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The Inspiration Behind America’s First Craft Brewery

The Inspiration Behind America’s First Craft Brewery

When Jack McAuliffe opened his one-and-a-half-barrel brewery on Eighth Street East in Sonoma, California in the spring of 1977, after the first craft beer start-up in the United States since Prohibition had ended 44 years earlier, he named it New Albion Brewing Co. for two reasons – both of which were rooted in local history. In part, the name commemorated the English hero Sir Francis Drake, who had explored the coast of Northern California 400 years earlier, landing at what is now called Drakes Bay and claiming the region for Queen Elizabeth back in London under the name New Albion. In addition, McAuliffe told a reporter from the Sacramento Bee in October 1977, the name was a nod to the Albion Brewery at Hunters Point in San Francisco, which ran from 1875 to 1919, and which, like McAuliffe's operation, brewed English-style ales, stouts and porters.

Alas, though other pioneering Californian start-ups, such as Sierra Nevada Brewing Co. and Anchor Brewing Co. have thrived and grown, New Albion won prizes for its beers, but eventually crashed to the ground after just five and a half years, unable to make enough money to keep going. McAuliffe has largely stayed below the radar ever since, though he was involved in a couple of small brewing projects with Ken Grossman of Sierra Nevada and Jim Koch of The Boston Beer Company, and he was given an award in 2007 by the Brewers Association.

Meanwhile, perhaps ironically, the 19th-century brewery that helped inspire McAuliffe is still around – or, rather, its almost 150-year-old buildings are, a landmark and attraction in San Francisco known today, because of its strong resemblance to something the Normans might have built, as Albion Castle.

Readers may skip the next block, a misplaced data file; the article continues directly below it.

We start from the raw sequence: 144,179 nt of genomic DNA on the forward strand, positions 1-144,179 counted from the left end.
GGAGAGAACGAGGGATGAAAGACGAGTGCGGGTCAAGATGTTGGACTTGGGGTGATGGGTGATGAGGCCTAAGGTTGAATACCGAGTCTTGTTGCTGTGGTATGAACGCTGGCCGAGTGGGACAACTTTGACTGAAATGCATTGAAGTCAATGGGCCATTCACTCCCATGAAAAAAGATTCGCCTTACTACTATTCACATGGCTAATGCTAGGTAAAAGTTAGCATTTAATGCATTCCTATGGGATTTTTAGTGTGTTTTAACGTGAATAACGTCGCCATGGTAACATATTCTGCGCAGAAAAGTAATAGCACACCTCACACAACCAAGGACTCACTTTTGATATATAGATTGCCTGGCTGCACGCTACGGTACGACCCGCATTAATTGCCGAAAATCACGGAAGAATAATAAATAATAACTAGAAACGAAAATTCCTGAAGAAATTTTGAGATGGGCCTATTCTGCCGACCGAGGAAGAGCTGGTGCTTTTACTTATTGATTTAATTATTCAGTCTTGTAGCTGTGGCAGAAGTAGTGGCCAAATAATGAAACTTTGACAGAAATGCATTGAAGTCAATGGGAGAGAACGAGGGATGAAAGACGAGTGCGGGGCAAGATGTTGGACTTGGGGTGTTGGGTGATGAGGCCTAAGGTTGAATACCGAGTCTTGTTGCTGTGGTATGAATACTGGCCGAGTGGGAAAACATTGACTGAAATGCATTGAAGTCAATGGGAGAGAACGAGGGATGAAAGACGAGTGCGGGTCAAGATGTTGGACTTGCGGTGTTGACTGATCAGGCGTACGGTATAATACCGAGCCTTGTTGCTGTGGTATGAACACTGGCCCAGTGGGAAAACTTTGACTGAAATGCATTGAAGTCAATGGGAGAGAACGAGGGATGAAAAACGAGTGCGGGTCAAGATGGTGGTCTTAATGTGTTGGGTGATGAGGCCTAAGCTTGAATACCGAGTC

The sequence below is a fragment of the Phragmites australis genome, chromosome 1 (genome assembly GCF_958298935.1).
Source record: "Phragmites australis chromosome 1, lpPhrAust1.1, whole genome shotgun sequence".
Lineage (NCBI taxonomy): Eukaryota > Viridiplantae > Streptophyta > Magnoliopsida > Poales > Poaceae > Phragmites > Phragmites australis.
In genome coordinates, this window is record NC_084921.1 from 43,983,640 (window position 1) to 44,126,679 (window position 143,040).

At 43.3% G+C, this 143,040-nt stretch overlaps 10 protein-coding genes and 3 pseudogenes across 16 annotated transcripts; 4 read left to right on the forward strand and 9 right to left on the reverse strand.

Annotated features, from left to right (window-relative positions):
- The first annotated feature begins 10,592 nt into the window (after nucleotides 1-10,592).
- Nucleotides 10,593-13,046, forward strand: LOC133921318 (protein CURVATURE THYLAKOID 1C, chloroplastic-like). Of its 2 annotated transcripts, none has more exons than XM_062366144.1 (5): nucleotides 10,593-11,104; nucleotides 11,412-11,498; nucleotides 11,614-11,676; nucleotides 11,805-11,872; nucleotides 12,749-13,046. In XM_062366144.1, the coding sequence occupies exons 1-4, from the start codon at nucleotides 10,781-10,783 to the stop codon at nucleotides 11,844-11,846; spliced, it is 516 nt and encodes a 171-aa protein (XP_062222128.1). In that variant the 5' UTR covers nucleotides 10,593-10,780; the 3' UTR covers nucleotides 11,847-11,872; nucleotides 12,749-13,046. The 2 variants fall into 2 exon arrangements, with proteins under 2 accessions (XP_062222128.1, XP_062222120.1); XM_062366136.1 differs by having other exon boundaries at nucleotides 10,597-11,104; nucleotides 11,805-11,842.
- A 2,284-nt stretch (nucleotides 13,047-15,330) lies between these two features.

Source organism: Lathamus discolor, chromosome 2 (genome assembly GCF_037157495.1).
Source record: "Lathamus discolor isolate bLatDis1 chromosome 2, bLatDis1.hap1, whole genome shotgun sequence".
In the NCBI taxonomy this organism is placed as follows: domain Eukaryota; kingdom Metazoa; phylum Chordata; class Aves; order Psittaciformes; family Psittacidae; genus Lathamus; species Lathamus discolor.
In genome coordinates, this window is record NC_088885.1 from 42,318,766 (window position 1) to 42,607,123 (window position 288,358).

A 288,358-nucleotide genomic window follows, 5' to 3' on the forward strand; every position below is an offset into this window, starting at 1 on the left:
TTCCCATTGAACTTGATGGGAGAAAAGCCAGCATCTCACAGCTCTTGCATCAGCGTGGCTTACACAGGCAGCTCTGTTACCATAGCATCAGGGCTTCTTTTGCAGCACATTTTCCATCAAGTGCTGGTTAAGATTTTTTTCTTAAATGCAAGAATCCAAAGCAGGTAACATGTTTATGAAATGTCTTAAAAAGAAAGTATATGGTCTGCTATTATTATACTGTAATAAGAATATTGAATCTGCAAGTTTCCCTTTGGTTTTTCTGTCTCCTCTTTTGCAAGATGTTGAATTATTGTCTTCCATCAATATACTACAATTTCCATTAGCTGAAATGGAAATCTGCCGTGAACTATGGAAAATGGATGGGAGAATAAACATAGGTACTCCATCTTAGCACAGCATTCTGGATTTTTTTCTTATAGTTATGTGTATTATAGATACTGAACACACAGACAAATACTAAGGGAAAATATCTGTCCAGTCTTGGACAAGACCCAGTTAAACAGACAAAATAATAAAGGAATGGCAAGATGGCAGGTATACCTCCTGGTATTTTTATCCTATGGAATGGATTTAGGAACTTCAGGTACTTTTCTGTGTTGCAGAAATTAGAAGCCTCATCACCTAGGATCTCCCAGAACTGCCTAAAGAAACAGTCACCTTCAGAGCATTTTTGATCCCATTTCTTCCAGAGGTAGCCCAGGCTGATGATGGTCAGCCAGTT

albion brewery historical drawing
When Jack McAuliffe opened New Albion Brewing Co. in the spring of 1977, he told a reporter from the Sacramento Bee that the name was a nod to the Albion Brewery in San Francisco.


The Albion brewery was started by a 26-year-old Englishman named John Hamlyn Burnell, son of a surgeon, who had studied to be a civil engineer and then switched to brewing, training at the Anglo-Bavarian Brewing Company in Shepton Mallet, Somerset.

At one point in the early-to-mid-1870s Burnell was working as a farmer in Manitoba. He then immigrated to California in 1875, shipping the equipment for an ale and porter brewery direct from England, and established the Albion Brewery that year. (Several sources today claim the brewery was founded in 1870, but a surviving stoneware beer bottle bears a paper label reading "Albion Ale, Estab'd 1875, J. H. Burnell.")

At Hunters Point, then outside the city limits, and supplied by some of the only natural springs in the San Francisco area, he dug out cellars from solid rock, one, at least, being 600 feet long, where the beer was aged. He also built a brewhouse that looked more like a castle than a brewery, made of stone and including a three-story turret.

Before he left England permanently, Burnell married Frances "Fanny" Constable in Lyminster, West Sussex in June 1875: her father, George Sefton Constable, ran the Swallow brewery in Arundel nearby. In California he was initially in partnership with a man named T. H. Simkins, before being joined by a younger brother, Frederick Borrer Burnell. 1882 Burnell & Bro. brewed 665 barrels, putting it 32nd out of 36 breweries in San Francisco.


albion ale and porter brewery advertisement
Albion Brewery's porter was so renowned that they renamed themselves the Albion Ale & Porter Brewery in the late 1880s.